In March of 2006, Dr. Pigott treated a peculiar patient. (due to the doctor/patient relationship the name obviously can't be revealed) The standard procedure that Dr. Pigott uses in her practice, initially, for a patient who wants her "health risks" evaluated is to take a medical history and order several basic lab tests. Then, when the tests come back, Dr. Pigott would meet with the patient to interpret the tests. It is this second appointment where Dr. Pigott would teach the patient what the tests meant and what the patient can do to improved her health risks. It is now that proper dieting, exercise, and frankly general lifestyle changes can be recommended based on the results of the tests. This particular patient didn't want any part of the second meeting. She sent Dr. Pigott's office a letter requesting that the tests be mailed to her, in violation of Dr. Pigott's policy. A second letter was more confrontational and threatened a complaint to the medical board if the tests weren't sent. According to a board rule, the patient has the right to receipt of those tests within 15 calendar days.

Because the behavior was so unusual, things unfolded before anyone realized. Dr. Pigott's administrative staff received the letters. The tests weren't sent because that is not the procedure. Dr. Pigott wasn't made aware of the letters until just more than 15 days had gone by. The tests were then sent out and no one thought about it again for a while.

In July of 2006, Dr. Pigott again prepared to present that year's mandates on behalf of the group of 35. These were several specific mandates in pursuit of accomplishing the goals of the mandates passed the previous year. Dr. Pigott expected this particular hearing to go fairly smoothly. She had been in contact with the TAFP for months, and each of the mandates had been announced to the organization. Dr. Pigott believed prior to the hearing that this would nothing more than a mere formality.

The hearing went nothing like she expected right from the start. The hearing was scheduled for two hours and it was an hour and forty five minutes before she was even allowed to speak. Each of her proposals was met with resistance. Members claimed that mandates were already being covered by other mandates, or that they had already been addressed. No matter what Dr. Pigott proposed, the committee had a confrontational response to it. Not only were each of the mandates killed but Dr. Pigott felt humiliated by the treatment of the committee. The person that was leading the charge in resisting each of these mandates was of course none other than Dr. Curran. Again, he wasn't even part of the committee, but rather decided to sit in as part of his duties as President.

Within months, several other things happened. First, Dr. Pigott was formally notified in writing of an upcoming informal settlement conference to settle a complaint by the previous patient who claimed that Dr. Pigott didn't return their lab reports in proper time.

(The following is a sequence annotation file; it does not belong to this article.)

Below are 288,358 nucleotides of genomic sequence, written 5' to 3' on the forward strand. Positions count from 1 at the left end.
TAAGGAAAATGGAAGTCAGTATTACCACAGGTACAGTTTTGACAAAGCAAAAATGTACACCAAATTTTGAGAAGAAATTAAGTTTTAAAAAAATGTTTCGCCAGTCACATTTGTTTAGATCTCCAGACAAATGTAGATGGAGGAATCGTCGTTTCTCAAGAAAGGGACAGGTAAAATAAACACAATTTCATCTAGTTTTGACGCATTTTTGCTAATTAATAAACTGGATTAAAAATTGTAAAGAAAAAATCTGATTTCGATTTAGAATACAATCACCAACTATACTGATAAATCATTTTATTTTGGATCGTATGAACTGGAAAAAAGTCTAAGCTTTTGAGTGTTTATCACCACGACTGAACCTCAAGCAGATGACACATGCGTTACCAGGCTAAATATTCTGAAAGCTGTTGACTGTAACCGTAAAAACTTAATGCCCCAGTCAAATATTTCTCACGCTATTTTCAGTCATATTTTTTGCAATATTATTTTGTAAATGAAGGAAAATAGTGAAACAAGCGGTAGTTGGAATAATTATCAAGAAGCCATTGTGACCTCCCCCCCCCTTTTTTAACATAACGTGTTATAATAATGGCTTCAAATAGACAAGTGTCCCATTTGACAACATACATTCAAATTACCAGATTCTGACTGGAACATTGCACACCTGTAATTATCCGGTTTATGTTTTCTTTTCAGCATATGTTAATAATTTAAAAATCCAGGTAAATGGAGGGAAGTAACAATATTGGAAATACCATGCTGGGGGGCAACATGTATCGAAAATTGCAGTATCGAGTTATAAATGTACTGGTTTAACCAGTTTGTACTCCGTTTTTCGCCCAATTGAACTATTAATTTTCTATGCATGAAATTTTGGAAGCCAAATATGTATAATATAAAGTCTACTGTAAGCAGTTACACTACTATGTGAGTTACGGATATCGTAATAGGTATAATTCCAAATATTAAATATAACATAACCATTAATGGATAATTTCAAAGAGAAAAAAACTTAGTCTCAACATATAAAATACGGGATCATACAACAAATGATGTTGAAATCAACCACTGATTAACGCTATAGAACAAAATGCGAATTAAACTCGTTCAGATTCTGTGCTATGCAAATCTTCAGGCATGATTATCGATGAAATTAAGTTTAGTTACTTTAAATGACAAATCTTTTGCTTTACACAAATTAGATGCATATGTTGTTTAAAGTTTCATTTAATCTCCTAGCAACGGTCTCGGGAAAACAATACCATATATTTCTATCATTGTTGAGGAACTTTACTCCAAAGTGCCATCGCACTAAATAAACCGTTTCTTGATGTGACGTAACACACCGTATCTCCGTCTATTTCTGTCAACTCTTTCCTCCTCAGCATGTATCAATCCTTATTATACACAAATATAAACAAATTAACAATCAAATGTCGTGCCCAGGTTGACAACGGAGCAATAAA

Then, Dr. Curran appeared in the advertisement and puff piece I spoke about earlier.

Dr. Pigott found these two things to signal a gross conflict of interest. In fact, it likely violated the Texas Medical Practices Act's position on so called testimonial advertising. Dr. Pigott began reaching out to anyone that would listen. She went up the chain of command at not only the TAFP but the AAFP. She even reached out to Dee Whittelsey herself. She even made several attempts to contact Curran himself. She called Jim White and Doug Henley along with Whittelsey and Curran.

The responses ranged from no comment to simply that none of what she complained about was in fact a conflict of interest. Dr. Pigott was not satisfied. She decided to use listserve. Listserve is the intranet chat room for all members of the AAFP. She complained on listserve that she believed the advertisement, the article, along with Curran's confrontational behavior amounted to a conflict of interest.

Finally, Dr. Curran confronted Dr. Pigott directly by phone. During a twenty minute conversation, Curran vigorously defended his actions and refused to acknowledge any conflict of interest. Then, out of the blue Curran said this,

by the way, do you know I'm on the BCBS Texas Medical Advisor Commitee
By September of 2007, her case came up in the informal settlement conference in front of the disciplinary committee chaired by Dr. Keith Miller. Dr. Pigott expected nothing more than a minor slap on the wrist. After all, not sending out lab reports with 15 days (she says the lab reports got to the patient in about 20 days) is frankly the medical violations equivalent of j walking.Instead, Dr. Miller began questioning Dr. Pigott very heavily. Throughout the hearing Miller tried to get Pigott to admit to wrong doing. He asked questions like

isn't the failure to give lab reports a violation of your oath as a doctor
Dr. Pigott felt like a witness on cross examination. This simple hearing about a technical violation turned into an interrogation.

Of course, within weeks, the incident that started the story occurred.

There was typical around a six month lag time between the informal hearing and the written findings being issued and thus this portion wouldn't pick up until the beginning of March of 2007.